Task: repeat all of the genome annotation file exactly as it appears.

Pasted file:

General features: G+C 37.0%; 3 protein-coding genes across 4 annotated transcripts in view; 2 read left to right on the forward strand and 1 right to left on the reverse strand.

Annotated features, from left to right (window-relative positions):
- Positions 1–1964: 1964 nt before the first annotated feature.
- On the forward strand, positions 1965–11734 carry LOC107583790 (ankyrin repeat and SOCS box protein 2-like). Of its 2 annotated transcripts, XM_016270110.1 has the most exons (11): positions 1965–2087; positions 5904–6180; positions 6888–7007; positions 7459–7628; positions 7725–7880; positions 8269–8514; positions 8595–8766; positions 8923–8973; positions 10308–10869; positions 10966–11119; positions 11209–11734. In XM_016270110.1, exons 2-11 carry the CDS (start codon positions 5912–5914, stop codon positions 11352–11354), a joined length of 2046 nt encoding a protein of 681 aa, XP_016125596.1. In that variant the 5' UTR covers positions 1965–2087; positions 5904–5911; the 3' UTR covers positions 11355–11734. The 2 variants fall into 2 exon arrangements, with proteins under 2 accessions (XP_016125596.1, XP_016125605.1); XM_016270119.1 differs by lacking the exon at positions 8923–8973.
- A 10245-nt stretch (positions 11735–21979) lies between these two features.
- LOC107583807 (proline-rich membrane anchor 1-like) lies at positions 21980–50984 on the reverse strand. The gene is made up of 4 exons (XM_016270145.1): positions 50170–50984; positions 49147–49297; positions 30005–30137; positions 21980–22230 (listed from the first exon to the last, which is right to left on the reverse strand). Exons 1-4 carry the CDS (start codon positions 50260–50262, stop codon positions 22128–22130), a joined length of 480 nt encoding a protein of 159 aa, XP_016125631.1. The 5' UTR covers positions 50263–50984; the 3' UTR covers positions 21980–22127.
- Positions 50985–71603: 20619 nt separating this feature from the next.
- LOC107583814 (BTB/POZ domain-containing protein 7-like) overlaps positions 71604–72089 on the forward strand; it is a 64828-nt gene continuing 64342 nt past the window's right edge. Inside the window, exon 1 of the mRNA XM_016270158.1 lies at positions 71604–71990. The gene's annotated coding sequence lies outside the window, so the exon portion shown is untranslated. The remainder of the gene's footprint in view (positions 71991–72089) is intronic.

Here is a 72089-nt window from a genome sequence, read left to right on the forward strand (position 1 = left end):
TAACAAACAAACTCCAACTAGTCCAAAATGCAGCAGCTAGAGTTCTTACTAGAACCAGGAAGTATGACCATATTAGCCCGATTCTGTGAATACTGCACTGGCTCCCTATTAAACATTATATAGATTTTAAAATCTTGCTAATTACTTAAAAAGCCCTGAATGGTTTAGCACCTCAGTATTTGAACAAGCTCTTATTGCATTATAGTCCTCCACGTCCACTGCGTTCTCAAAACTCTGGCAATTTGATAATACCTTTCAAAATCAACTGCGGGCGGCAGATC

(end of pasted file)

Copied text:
General features: G+C 37.0%; 3 protein-coding genes across 4 annotated transcripts in view; 2 read left to right on the forward strand and 1 right to left on the reverse strand.

Annotated features, from left to right (window-relative positions):
- Positions 1–1964: 1964 nt before the first annotated feature.
- On the forward strand, positions 1965–11734 carry LOC107583790 (ankyrin repeat and SOCS box protein 2-like). Of its 2 annotated transcripts, XM_016270110.1 has the most exons (11): positions 1965–2087; positions 5904–6180; positions 6888–7007; positions 7459–7628; positions 7725–7880; positions 8269–8514; positions 8595–8766; positions 8923–8973; positions 10308–10869; positions 10966–11119; positions 11209–11734. In XM_016270110.1, exons 2-11 carry the CDS (start codon positions 5912–5914, stop codon positions 11352–11354), a joined length of 2046 nt encoding a protein of 681 aa, XP_016125596.1. In that variant the 5' UTR covers positions 1965–2087; positions 5904–5911; the 3' UTR covers positions 11355–11734. The 2 variants fall into 2 exon arrangements, with proteins under 2 accessions (XP_016125596.1, XP_016125605.1); XM_016270119.1 differs by lacking the exon at positions 8923–8973.
- A 10245-nt stretch (positions 11735–21979) lies between these two features.
- LOC107583807 (proline-rich membrane anchor 1-like) lies at positions 21980–50984 on the reverse strand. The gene is made up of 4 exons (XM_016270145.1): positions 50170–50984; positions 49147–49297; positions 30005–30137; positions 21980–22230 (listed from the first exon to the last, which is right to left on the reverse strand). Exons 1-4 carry the CDS (start codon positions 50260–50262, stop codon positions 22128–22130), a joined length of 480 nt encoding a protein of 159 aa, XP_016125631.1. The 5' UTR covers positions 50263–50984; the 3' UTR covers positions 21980–22127.
- Positions 50985–71603: 20619 nt separating this feature from the next.
- LOC107583814 (BTB/POZ domain-containing protein 7-like) overlaps positions 71604–72089 on the forward strand; it is a 64828-nt gene continuing 64342 nt past the window's right edge. Inside the window, exon 1 of the mRNA XM_016270158.1 lies at positions 71604–71990. The gene's annotated coding sequence lies outside the window, so the exon portion shown is untranslated. The remainder of the gene's footprint in view (positions 71991–72089) is intronic.

Here is a 72089-nt window from a genome sequence, read left to right on the forward strand (position 1 = left end):
TAACAAACAAACTCCAACTAGTCCAAAATGCAGCAGCTAGAGTTCTTACTAGAACCAGGAAGTATGACCATATTAGCCCGATTCTGTGAATACTGCACTGGCTCCCTATTAAACATTATATAGATTTTAAAATCTTGCTAATTACTTAAAAAGCCCTGAATGGTTTAGCACCTCAGTATTTGAACAAGCTCTTATTGCATTATAGTCCTCCACGTCCACTGCGTTCTCAAAACTCTGGCAATTTGATAATACCTTTCAAAATCAACTGCGGGCGGCAGATC